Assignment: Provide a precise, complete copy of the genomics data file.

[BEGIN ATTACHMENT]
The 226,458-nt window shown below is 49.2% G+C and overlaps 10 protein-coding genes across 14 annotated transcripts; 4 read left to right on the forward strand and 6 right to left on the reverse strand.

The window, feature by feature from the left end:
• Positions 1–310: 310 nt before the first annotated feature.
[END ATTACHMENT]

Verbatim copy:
The 226,458-nt window shown below is 49.2% G+C and overlaps 10 protein-coding genes across 14 annotated transcripts; 4 read left to right on the forward strand and 6 right to left on the reverse strand.

The window, feature by feature from the left end:
• Positions 1–310: 310 nt before the first annotated feature.